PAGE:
NGC 7380 (Sh2-142), more commonly called The Wizard Nebula due to it vaguely resembling Professor Albus Percival Wulfric Brian Dumbledore and his ilk, was first discovered by Caroline Herschel, sister of German-born British astronomer Sir William Herschel, in 1787. William included it in his famous catalog as H VIII.77. The Wizard is about 7,200 light years from Earth within our own Milky Way Galaxy, is one of the larger nebulae in Cepheus, and is moving toward us at 34.13 kilometers per second. The gas and dust within the cluster span about 110 light years across. This kind of nebulae are the birthplace of stars. They are formed when very diffuse molecular clouds begin to collapse under their own gravity, often due to the influence of a nearby supernova explosion. The cloud collapses and fragments, sometimes forming hundreds of new stars. The newly-formed stars ionize the surrounding gas to produce an emission nebula. In this case, the stars of NGC 7380 have emerged from its natal cloud some 5 million years or so ago, making it a relatively young cluster.
ps. William Herschel discovered infrared light in 1800. He was a stud.
The Crescent Nebula (also known as NGC 6888, Caldwell 27, Sharpless 105) is an emission nebula in the constellation Cygnus, about 5000 light-years away from Earth. It was discovered by Friedrich Wilhelm Herschel in 1792. It is formed by the fast stellar wind from the Wolf-Rayet star WR 136 (HD 192163) colliding with and energizing the slower moving wind ejected by the star when it became a red giant around 250,000 to 400,000 years ago. The result of the collision is a shell and two shock waves, one moving outward and one moving inward. The inward moving shock wave heats the stellar wind to X-ray-emitting temperatures.
The light sub-frames were acquired over the last two nights (7/6-7) and represents just under 2 hours of Hydrogen-alpha and 4 hours of Oxygen-III narrowband data. It is the first image that I have successfully created with 10 minute subs (600 sec) and also the first light on my new field flattener. I believe the reason I was able to pull off longer subframes has entirely to do with balance on the mount – autoguider and OTA parallel and centered over frame versus the dual-saddle side-by-side configuration I end up having to use when I use camera lenses. This is my first attempt at the Crescent and despite some bleary-eyed, late-night, rushed bi-color processing, I think it turned out alright. Practice helps.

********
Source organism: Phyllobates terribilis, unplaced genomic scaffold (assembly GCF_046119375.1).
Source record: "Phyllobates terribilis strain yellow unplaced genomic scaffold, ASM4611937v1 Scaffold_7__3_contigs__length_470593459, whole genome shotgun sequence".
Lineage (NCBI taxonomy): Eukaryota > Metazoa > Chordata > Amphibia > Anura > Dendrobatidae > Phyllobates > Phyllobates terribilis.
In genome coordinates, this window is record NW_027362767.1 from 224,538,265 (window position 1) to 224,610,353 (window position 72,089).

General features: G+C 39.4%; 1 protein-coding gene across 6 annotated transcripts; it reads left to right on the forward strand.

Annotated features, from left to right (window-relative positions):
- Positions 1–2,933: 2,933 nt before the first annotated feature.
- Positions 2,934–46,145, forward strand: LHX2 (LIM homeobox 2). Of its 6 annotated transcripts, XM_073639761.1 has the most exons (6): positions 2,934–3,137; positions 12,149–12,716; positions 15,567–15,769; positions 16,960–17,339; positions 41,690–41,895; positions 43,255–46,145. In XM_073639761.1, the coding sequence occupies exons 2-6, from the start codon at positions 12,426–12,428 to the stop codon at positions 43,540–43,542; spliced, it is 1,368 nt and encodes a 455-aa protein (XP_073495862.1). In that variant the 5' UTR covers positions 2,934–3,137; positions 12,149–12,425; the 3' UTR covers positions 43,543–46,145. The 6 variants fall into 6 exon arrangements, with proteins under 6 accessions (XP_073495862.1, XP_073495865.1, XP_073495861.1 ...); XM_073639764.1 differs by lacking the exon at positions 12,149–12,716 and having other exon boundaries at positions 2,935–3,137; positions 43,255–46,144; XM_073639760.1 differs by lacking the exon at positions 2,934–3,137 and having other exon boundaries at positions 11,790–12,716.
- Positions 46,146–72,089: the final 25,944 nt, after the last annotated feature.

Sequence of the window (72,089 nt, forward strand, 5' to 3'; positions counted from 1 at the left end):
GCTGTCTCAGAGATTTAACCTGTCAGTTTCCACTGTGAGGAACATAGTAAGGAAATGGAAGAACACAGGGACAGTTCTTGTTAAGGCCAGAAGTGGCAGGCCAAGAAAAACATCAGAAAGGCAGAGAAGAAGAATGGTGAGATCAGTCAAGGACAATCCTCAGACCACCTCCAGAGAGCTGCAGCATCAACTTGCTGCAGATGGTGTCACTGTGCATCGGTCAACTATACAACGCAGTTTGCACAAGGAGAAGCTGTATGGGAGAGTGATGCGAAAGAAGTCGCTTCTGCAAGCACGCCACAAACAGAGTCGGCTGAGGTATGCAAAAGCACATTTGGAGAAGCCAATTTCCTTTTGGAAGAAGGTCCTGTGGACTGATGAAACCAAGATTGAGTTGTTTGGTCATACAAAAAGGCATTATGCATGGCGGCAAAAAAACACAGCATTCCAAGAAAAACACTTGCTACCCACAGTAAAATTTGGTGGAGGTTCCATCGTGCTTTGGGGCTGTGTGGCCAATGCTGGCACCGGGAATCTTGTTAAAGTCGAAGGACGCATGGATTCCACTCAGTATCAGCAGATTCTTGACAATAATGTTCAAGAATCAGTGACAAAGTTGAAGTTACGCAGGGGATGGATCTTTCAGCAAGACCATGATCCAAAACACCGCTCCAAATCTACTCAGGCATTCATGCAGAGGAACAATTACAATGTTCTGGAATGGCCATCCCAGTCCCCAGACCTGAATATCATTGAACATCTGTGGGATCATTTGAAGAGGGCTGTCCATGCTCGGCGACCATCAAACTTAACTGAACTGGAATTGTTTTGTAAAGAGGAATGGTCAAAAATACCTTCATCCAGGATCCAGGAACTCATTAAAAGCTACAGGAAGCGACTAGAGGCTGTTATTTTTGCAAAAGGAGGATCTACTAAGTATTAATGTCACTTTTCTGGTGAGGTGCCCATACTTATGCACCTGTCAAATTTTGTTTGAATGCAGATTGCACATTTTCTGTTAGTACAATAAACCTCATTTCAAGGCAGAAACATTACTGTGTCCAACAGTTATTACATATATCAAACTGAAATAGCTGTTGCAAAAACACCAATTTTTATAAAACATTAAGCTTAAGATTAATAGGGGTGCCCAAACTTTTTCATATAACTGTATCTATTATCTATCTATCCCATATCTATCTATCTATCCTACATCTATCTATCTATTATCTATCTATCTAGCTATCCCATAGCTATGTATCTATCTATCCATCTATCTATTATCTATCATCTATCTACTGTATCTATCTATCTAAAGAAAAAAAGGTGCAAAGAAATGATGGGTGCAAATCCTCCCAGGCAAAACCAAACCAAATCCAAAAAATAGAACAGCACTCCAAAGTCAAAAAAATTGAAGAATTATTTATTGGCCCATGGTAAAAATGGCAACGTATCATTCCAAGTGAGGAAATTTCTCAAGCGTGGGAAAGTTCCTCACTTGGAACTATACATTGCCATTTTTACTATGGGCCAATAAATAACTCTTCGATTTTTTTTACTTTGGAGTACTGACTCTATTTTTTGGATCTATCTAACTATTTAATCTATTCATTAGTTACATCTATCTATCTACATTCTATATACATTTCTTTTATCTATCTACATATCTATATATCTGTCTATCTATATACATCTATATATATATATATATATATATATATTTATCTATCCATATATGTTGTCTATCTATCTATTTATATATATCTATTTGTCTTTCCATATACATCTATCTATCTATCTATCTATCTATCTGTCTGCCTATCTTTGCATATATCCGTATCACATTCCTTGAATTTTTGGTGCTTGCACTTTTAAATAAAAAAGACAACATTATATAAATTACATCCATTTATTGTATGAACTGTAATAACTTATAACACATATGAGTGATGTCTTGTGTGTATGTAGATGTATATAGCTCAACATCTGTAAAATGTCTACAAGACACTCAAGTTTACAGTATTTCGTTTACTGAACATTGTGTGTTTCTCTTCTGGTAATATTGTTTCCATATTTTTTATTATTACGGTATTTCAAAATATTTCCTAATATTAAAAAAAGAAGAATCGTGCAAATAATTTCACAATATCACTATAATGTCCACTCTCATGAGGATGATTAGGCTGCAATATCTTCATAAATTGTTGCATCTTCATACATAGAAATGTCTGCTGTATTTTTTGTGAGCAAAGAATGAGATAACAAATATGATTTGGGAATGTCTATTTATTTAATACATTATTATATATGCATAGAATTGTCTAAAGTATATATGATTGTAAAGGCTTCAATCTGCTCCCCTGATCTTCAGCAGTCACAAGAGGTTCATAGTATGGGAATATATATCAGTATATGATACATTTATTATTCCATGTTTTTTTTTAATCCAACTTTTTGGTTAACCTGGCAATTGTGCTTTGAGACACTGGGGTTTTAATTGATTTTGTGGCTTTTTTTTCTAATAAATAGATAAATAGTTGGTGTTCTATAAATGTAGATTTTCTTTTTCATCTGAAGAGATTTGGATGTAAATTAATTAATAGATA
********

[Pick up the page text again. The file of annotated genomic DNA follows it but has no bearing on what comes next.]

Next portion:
The Rho Ophiuchi cloud complex is a dark nebula of gas and dust located just south of the star ρ Ophiuchi of the constellation Ophiuchus. At an estimated distance of 130-ish parsecs (about 430 light years) this nursery is one of the closest star-forming regions to our solar system. It is also one of the most colorful areas of the sky because the nebulae surrounding Rho Ophiuchi display a wide range of cloud phenomena. Rho Ophiuchi, a bright triple star, is surrounded by the blue reflection nebula, IC 4604. The blue star Sigma Scorpii is surrounded by an intense red hydrogen emission nebula. Adjacent to Sigma Scorpii is the large globular cluster M4. Despite its apparent association with the surrounding nebulae, M4 is actually a much more distant background object at about 7200 light years away. A second globular cluster hidden in the nebulosity around the red supergiant, Antares (meaning “rival of Mars”), NGC 6144, is also a background object at 33,000 light years away. Antares is so large that, if it were at the center of our solar system, its outer atmosphere would reach to the orbit of Jupiter. Antares strong stellar wind has created the relatively cool yellow nebula, IC 4606, that seems to engulf the star and obscures NGC 6144. The blue reflection nebula, IC 4605, next to IC 4606 is reflecting the blue light from the star it surrounds. Part of the the dark nebula, B44 (commonly known as “The Dark River”), is seen spilling through the complex. This nebula is created from dust that is in front of the surrounding nebula and causes us to see it in silhouette.
I ran into a lot of issues this weekend trying to get some new (to me) tech working correctly. I am trying to transition from a SynScan hand controller on my equitorial mount to an EQ direct ASCOM interface so I can slew to targets from within TSX. I have the basics working (like COM port access and EQ-MOD control of the mount), but I’m having trouble with alignment and accurate pointing. I tried feeding 15 star alignment points into the T-Point plugin, which took a couple of hours, and was unable to resolve accuracy problems. I ended up switching back to the old way to try and salvage some night sky. It was cold and I was tired, so I just imaged Messier 101 (The Pinwheel Galaxy) with no filters. The dwarf galaxy NGC 5474 is also prominent in this grayscale image as well as NGC 5477 and NGC 5457. There’s nothing like a night out imaging after a long hiatus to remind you the important role proficiency plays in consistent results.
I have a long way to go when it comes to PixelMath. Thankfully, helpful folks like David Ault (Cloudy Nights) have provided some great examples for me to reverse engineer and try to understand. Here is my second attempt at processing the original Rosette subs into something similar to a bicolor SHO palette. This was accomplished by generating a synthetic green channel with the following PixelMath: